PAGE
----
https://caspiannews.com-By Vusala Abbasova
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Speaking to the magazine on condition of anonymity, a general of AFC said the recent escalation in the Nagorno-Karabakh conflict between Armenia and Azerbaijan shows how the war of the future will be fought.
The magazine mentioned a new practice demonstrated during the second Karabakh war – using hi-tech 21st-century weaponry, including reconnaissance and strike drones, alongside traditional forces, such as tanks, infantry and artillery.
Speaking to the magazine on condition of anonymity, a general of AFC said the recent escalation in the Nagorno-Karabakh conflict between Armenia and Azerbaijan shows how the war of the future will be fought. And unmanned aerial vehicles play a key role in this process.
The source noted that the Azerbaijani Army used not only reconnaissance but also strike and suicide drones to quickly destroy Armenian armored vehicles in the Karabakh region, which enabled the Azerbaijani Army to quickly defeat Armenia’s troops and move forward. Concerned over the feasible usage of similar tactics by the Chinese and Russian armies in a possible war against the U.S. in the future, the general stressed the necessity for the US Army to study the practice of such regional conflicts.
The clashes between the two South Caucasus neighbor countries Armenia and Azerbaijan sparked in late September after Armenia’s troops deployed in the occupied Karabakh region of Azerbaijan began shelling heavily Azerbaijani military positions and civilian settlements. Experts note that the scale of hostilities, including the use of precision-guided weapons, has already exceeded previous escalations in the early 1990s and in 2016. Azerbaijani army liberated around 300 settlements, including five cities from Armenia’s occupation throughout 44 days of fighting until November 9, when hostilities came to a halt after Armenia and Azerbaijan reached a ceasefire agreement.
The war in the Karabakh region will be remembered above all for Azerbaijan’s use of unmanned aerial vehicles (UAVs), which gave rise to many video footages released regularly by the Defense Ministry of Azerbaijan broadcasting the destruction of tanks, armored personnel vehicles, air defense units, ammunition depots, and military personnel of Armenia deployed in the occupied Karabakh region by drone strikes.
Over the last decade, it was no secret that Azerbaijan was steadily building up its armed forces, and the country purchases weapons from Russia, Israel and Turkey.
Israel, a major drone exporter, was one of the key suppliers of remotely piloted aircraft to the Azerbaijani armed forces. Israel’s supplies to Azerbaijan included loitering munitions like Harop, Skystriker, and Orbiter 1K.
Harop, widely known as a kamikaze or suicide UAV due to its configuration as an entire warhead, proved its effectiveness during the previous clashes in April 2016, dubbed as “Four Day War.” The Skystriker and Orbiter 1K are more developed versions of kamikaze drones using electric engines that enable them to be virtually silent (unlike Harop) until they start their attack dive.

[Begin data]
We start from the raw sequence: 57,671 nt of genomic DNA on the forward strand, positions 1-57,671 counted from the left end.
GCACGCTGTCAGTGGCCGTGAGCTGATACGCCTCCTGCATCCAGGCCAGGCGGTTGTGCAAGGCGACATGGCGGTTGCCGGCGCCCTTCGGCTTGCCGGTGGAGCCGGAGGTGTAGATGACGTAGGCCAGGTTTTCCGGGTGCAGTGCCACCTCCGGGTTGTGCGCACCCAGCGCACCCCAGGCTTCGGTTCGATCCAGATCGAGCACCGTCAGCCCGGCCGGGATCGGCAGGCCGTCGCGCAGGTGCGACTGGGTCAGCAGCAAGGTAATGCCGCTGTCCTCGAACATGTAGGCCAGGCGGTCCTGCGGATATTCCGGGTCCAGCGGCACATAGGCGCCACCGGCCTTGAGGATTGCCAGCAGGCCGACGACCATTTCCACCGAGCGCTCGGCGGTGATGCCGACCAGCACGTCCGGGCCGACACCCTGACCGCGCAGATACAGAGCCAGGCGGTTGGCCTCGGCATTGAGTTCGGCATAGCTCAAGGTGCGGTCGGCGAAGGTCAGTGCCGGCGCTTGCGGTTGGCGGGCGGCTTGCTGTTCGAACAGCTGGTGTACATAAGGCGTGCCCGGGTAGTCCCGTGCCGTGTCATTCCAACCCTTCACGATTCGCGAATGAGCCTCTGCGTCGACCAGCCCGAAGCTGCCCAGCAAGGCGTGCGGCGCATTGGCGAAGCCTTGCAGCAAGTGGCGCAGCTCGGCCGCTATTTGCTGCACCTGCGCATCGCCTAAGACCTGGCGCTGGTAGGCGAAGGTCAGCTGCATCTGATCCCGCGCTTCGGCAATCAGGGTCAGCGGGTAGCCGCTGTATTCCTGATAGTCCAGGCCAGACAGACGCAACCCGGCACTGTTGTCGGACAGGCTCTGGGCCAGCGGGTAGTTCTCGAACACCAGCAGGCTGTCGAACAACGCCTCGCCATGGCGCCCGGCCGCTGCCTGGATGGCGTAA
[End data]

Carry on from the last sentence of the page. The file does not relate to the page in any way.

Meanwhile, the Bayraktar TB2 attack drones purchased from Turkey have been effective in destroying both moving targets like tanks and armored personnel vehicles, and steady targets such as air-defense units.
Small enough to avoid radar detection but large enough to carry devastating payloads, systems such as the Israeli Harop self-sacrificing loitering munition and the Turkish Bayraktar TB2 drone enable the detection and destruction of high-value targets deep in the enemy rear at a surprisingly low cost.
Azerbaijan has also launched the domestic production of UAVs. The Zarba 1K kamikaze drone designed using a similar configuration to Israeli Orbiter 1K has also an important effect in aerial operations. The Defense Industry Ministry of the country has recently released the brand-new Iti Govan (Dog Chaser) attack drones to help the army further reinforce the battlefield superiority in the Karabakh region.
The two South Caucasus neighbor countries Armenia and Azerbaijan have been at odds since the late 1980s with the dramatic rise in anti-Azerbaijan sentiments in Armenia. In 1988, Armenia’s authorities ordered forcible displacement of Azerbaijanis living in Armenia. Following the Soviet Union’s dissolution in 1991, Armenia launched a military aggression against Azerbaijan with the aim of occupying the Nagorno-Karabakh (Daghlig Garabagh) region of Azerbaijan. A large-scale war between the two former Soviet countries lasted until a ceasefire deal was reached in 1994. As a result of the bloody war, Armenia occupied 20 percent of Azerbaijan’s internationally recognized territories – the Nagorno-Karabakh region and seven surrounding districts. Azerbaijan faced a humanitarian crisis during the war, in which 30,000 of its citizens were killed, while one million others were forcibly displaced from their homeland.
In 1993, the United Nations Security Council adopted four resolutions to demand immediate withdrawal of the occupying forces from Azerbaijani lands and return of internally displaced Azerbaijanis to their ancestral lands. Armenia failed to comply with all four legally binding documents.